But analysts doubt much can be achieved, given the strong emotions in Israel and the West Bank following last week’s events.
The visit is “more likely to feel like an extended condolence call than a productive diplomatic mission,” said Aaron D. Miller, a former US diplomat and fellow with the Carnegie Endowment for International Peace, a Washington-based research group.
“Blood is rising on both sides,” he added.
Internal divisions within Palestinian society and its leadership will also hamper efforts to redress the situation. The Palestinian Authority, the semi-autonomous body that has administered most Palestinian towns in the West Bank since the 1990s, is deeply unpopular among ordinary Palestinians, many of whom accuse it of collaborating with Israel to coordinate with security forces Israelis.
Since the authority’s establishment, its police and intelligence operatives have cooperated with their Israeli counterparts, sharing intelligence that officials say has helped thwart attacks, retreating to their barracks during Israeli raids and sometimes arresting Palestinian gunmen considered a threat by Israel.
For supporters, the coordination is a confidence-building mechanism that helps stabilize relations with Israel and paves the way for a Palestinian state. For critics, including militant groups like Hamas, it is an act of betrayal and acquiescence to Israel that brings little benefit to the Palestinians, let alone sovereignty.
After Thursday’s raid, the authority announced the suspension of security coordination. If fully established, the move would cut off most contact between Israeli and Palestinian security services, making it easier for Palestinian armed groups and violent Israeli settlers to operate unimpeded.
Growing frustration and violence among young Palestinians is also contributing to an explosive situation. The number of deadly Palestinian attacks against Israelis has increased over the past year. The same was true for the level of Palestinian resistance to Israeli military raids, which in turn provoked more deadly shootings between Palestinian armed groups and the Israeli army in the heart of Palestinian cities.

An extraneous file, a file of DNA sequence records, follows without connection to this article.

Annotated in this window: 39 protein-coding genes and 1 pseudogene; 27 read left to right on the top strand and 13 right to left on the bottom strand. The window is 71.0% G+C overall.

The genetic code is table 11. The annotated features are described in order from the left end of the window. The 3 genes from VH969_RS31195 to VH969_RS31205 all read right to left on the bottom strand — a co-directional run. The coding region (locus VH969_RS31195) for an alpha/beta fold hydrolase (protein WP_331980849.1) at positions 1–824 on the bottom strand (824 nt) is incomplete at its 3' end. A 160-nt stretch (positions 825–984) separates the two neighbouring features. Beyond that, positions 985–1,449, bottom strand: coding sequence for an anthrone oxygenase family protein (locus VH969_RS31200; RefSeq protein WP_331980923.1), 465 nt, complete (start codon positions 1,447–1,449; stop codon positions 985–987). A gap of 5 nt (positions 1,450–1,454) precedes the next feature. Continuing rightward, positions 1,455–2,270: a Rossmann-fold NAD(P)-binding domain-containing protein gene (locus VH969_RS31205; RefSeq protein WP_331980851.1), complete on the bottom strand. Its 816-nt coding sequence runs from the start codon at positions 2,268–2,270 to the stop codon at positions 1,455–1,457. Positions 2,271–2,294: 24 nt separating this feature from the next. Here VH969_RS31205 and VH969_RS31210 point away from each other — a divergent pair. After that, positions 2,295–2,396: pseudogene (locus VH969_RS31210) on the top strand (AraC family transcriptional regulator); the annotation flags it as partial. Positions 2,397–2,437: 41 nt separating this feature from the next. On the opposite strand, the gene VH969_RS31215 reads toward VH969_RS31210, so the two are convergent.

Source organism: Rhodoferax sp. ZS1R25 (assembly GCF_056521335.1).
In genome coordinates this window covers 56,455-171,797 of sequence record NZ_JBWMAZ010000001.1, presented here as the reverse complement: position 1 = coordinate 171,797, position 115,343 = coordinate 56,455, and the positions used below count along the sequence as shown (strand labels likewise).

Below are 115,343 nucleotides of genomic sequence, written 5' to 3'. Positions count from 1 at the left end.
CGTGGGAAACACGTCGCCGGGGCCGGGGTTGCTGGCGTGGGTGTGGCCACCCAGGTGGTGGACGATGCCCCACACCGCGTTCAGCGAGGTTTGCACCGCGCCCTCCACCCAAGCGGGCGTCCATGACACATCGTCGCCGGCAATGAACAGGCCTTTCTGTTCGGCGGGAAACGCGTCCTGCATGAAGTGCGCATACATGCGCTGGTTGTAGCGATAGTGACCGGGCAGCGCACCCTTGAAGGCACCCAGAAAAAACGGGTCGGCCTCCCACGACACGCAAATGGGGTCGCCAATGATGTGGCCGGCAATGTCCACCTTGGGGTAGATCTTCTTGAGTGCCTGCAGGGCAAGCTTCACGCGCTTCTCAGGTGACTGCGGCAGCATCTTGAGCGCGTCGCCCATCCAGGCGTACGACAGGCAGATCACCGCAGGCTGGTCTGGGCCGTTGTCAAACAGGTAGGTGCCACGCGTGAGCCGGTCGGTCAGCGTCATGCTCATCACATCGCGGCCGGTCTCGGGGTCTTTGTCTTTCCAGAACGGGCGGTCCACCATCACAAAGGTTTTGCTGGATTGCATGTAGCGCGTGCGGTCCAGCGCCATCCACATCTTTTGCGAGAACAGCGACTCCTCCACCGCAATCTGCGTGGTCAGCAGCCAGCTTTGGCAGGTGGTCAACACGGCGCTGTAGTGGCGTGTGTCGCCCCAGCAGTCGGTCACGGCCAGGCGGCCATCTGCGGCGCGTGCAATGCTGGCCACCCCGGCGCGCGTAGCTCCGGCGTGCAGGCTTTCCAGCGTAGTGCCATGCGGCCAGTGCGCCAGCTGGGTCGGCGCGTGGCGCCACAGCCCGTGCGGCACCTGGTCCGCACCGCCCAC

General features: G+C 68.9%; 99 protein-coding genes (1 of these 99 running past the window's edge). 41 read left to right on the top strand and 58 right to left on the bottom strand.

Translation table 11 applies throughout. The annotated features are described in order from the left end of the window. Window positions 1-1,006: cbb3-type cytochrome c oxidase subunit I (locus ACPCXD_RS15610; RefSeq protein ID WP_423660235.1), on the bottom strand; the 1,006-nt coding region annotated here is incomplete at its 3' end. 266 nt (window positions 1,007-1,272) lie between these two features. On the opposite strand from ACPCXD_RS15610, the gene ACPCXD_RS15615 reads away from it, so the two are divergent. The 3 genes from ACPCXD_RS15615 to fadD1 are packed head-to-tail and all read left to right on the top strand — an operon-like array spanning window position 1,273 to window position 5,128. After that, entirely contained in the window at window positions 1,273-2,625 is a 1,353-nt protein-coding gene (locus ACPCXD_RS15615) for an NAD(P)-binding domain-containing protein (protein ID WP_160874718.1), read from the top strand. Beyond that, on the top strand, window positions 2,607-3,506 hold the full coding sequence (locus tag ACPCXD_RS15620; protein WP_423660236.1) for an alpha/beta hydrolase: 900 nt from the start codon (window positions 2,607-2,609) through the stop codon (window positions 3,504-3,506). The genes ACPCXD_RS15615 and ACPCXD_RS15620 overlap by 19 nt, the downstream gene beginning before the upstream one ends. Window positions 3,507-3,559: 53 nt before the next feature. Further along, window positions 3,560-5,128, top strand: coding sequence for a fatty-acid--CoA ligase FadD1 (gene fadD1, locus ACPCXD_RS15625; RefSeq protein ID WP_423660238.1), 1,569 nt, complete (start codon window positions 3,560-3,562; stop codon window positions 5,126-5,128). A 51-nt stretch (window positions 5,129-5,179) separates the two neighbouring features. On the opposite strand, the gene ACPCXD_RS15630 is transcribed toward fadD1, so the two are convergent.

All of this increases the likelihood of a conflagration and diminishes the appeal of cooperation with Israel among the Palestinian leadership and security apparatus.
Analysts and diplomats briefed on the suspension decision believe that at least some level of cooperation with Israel will continue in secret and could be quickly restored in full, just as in 2017 and 2020.
But the current context may make it more difficult than in the past for the authority to reverse its position, said Ibrahim Dalalsha, director of the Horizon Center, a Palestinian policy research group.
Tensions with the Israeli government – whose members have openly called for the collapse of authority – are unlikely to ease quickly enough to allow authority to back down without losing face, Dalalsha said.
“There are no limits to what this government can go,” he said. “It’s a slippery slope.”
Hiba Yazbek contributed report.